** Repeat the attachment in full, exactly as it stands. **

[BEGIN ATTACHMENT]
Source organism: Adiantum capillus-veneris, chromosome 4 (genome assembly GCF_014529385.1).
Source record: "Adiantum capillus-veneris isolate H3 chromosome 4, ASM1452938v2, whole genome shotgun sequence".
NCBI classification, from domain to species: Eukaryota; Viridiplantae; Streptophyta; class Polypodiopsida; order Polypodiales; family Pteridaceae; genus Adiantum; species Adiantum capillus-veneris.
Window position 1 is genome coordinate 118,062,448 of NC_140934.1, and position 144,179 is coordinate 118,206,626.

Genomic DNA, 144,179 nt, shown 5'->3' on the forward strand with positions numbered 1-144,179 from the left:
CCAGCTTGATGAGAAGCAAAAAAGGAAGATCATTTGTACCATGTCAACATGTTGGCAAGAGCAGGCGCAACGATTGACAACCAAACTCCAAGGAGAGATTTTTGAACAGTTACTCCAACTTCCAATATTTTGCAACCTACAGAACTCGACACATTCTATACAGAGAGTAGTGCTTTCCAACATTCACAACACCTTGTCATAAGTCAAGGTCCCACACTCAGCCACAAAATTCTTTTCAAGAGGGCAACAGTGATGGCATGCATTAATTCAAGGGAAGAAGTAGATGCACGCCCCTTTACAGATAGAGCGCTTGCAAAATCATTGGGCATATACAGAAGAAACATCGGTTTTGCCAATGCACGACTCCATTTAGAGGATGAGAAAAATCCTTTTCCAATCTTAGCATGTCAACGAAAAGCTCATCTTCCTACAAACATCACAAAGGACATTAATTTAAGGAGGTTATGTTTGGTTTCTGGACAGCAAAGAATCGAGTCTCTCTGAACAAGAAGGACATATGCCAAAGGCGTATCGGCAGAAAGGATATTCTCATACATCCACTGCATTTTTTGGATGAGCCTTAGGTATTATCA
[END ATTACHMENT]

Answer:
Source organism: Adiantum capillus-veneris, chromosome 4 (genome assembly GCF_014529385.1).
Source record: "Adiantum capillus-veneris isolate H3 chromosome 4, ASM1452938v2, whole genome shotgun sequence".
NCBI classification, from domain to species: Eukaryota; Viridiplantae; Streptophyta; class Polypodiopsida; order Polypodiales; family Pteridaceae; genus Adiantum; species Adiantum capillus-veneris.
Window position 1 is genome coordinate 118,062,448 of NC_140934.1, and position 144,179 is coordinate 118,206,626.

Genomic DNA, 144,179 nt, shown 5'->3' on the forward strand with positions numbered 1-144,179 from the left:
CCAGCTTGATGAGAAGCAAAAAAGGAAGATCATTTGTACCATGTCAACATGTTGGCAAGAGCAGGCGCAACGATTGACAACCAAACTCCAAGGAGAGATTTTTGAACAGTTACTCCAACTTCCAATATTTTGCAACCTACAGAACTCGACACATTCTATACAGAGAGTAGTGCTTTCCAACATTCACAACACCTTGTCATAAGTCAAGGTCCCACACTCAGCCACAAAATTCTTTTCAAGAGGGCAACAGTGATGGCATGCATTAATTCAAGGGAAGAAGTAGATGCACGCCCCTTTACAGATAGAGCGCTTGCAAAATCATTGGGCATATACAGAAGAAACATCGGTTTTGCCAATGCACGACTCCATTTAGAGGATGAGAAAAATCCTTTTCCAATCTTAGCATGTCAACGAAAAGCTCATCTTCCTACAAACATCACAAAGGACATTAATTTAAGGAGGTTATGTTTGGTTTCTGGACAGCAAAGAATCGAGTCTCTCTGAACAAGAAGGACATATGCCAAAGGCGTATCGGCAGAAAGGATATTCTCATACATCCACTGCATTTTTTGGATGAGCCTTAGGTATTATCA